The Chicken, the Pig and Me

Cookbooks, I really do love them. And TV shows about cooking. I like them too mostly. My wonderful crazy foodie neighbours advocate the virtues of Matthew Evans, food critic turned farmer in Tassie. And having watched the neighbours excitedly buy and prepare food from his book, The Gourmet Farmer Deli Book, I decided to flick onto his TV program to see what all the fuss was about. I made myself comfortable on the sofa and tuned into SBS. I was just in time to see them putting a chicken head first down into a cone shaped object. Out came the glinting knife ready to slit its throat. I couldn’t get hold of the remote control fast enough. I screwed my eyes shut and was fumbling for any button that would whisk me away from seeing or hearing the death throes of this chicken.

After telling my neighbours about the chicken they told me that, really, isn’t that what it’s all about? That is real life. Where did I think the chicken on my plate came from? Well, I know that, but it’s not something I think about, purposefully of course! They encouraged me to give the program another go, so when Tuesday evening came I switched it on again. There was Matthew happily patting his enormous rotund pig, saying how fond he was of it. Then he proceeded to usher it up the ramp ready for it’s trip to the slaughterhouse.

That was it. I looked at Baxter (who was thrilled to see a pig for the first time) and thought I just can’t face it. I’m done.

Rohan Anderson is the next cookbook author in my neighbours’ sights. Whole Larder Love is the name of his book. I understand it’s all about ‘real’ food and not just meat, but rather living off the land. Apparently ‘Rohan is a forthright, direct, muscular, hairy-faced man who owns a gun or two and carries a Blood Bag at all times.’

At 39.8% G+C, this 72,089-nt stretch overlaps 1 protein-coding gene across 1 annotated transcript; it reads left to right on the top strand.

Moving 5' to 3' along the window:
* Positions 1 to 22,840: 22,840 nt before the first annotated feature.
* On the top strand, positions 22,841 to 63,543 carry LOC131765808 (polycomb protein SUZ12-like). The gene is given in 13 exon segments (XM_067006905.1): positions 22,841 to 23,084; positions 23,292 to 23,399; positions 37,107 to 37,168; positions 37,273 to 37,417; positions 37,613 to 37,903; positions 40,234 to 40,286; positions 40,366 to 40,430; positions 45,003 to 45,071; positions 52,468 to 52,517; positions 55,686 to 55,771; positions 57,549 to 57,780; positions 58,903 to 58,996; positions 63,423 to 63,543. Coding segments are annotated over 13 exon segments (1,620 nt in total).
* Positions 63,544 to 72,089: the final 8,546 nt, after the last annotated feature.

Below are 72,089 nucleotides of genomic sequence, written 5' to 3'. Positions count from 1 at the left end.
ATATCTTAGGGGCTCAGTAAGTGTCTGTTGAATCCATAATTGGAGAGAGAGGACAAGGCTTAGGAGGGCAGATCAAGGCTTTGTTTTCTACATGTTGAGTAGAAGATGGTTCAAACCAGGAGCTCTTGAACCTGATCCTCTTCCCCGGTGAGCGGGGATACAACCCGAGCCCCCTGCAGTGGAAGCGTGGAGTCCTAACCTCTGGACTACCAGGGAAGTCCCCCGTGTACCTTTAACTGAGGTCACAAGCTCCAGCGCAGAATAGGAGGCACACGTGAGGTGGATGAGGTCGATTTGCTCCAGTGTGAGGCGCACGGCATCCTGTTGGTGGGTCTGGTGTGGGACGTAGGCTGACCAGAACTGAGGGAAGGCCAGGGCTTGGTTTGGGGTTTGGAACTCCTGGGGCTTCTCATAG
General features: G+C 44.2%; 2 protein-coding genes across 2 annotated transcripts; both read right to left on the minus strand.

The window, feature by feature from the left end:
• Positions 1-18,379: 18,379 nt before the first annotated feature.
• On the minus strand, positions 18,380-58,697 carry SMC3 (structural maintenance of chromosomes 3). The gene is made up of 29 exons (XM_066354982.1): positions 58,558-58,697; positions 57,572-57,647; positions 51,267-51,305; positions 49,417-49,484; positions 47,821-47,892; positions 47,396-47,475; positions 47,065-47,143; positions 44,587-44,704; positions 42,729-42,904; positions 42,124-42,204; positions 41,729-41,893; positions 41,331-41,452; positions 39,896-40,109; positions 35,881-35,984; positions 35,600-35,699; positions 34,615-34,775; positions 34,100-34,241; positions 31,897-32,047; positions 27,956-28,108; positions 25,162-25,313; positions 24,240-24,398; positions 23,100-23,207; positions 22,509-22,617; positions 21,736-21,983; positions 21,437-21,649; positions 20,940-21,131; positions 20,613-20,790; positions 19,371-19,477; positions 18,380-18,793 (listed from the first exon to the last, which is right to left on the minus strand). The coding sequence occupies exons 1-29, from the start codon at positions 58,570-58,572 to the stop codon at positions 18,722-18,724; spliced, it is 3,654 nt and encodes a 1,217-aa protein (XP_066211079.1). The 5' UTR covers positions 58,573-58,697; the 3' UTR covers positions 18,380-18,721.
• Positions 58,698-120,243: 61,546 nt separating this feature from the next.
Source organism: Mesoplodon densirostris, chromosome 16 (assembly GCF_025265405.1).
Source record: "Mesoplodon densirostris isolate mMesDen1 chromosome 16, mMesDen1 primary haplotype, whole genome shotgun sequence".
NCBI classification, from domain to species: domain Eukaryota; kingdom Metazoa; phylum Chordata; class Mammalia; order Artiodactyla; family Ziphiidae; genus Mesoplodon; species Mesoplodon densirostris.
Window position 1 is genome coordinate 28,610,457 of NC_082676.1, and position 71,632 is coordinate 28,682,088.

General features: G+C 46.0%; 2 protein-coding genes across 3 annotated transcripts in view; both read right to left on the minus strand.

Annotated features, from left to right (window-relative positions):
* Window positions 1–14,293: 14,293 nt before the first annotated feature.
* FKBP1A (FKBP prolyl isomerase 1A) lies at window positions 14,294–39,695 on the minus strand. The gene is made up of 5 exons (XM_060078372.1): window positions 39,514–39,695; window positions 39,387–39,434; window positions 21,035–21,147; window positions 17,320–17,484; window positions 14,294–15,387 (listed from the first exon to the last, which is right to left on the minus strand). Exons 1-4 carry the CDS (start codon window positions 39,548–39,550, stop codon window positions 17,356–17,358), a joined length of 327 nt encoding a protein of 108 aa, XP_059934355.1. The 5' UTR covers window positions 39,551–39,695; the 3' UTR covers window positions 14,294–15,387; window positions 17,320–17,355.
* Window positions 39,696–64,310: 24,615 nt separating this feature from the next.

I hope he doesn’t have a TV program.


2 responses to “The Chicken, the Pig and Me

  1. It’s an interesting concept. As a meat-eater, I do enjoy not knowing the gritty details of what happens before I buy my meat (I am not as squeamish as others though, I can handle whole fish and seeing raw meat etc). However, as an eco-conscious individual I also think we probably need to know this. If we as a society stop thinking of meat as something that is just *there* then we might be able to take more steps towards sustainability. It has definitely lead to me reducing my meat consumption.

  2. Once upon a time we all knew exactly where our food came from and we accepted it willingly as we reared the beasts ourselves and nurtured our veg lovingly. Now many children have not idea where their food came from and limited respect for the sacrifices made to raise or grow it. I am all for turning back the clock a little so that we all respect the food on our plate and I suspect that when we do, we will make wise choices about where our food comes from – and the bonus will be, IT WILL TASTE SO MUCH BETTER. So long live Matthew and Rohan and their mission to help us love what we eat!

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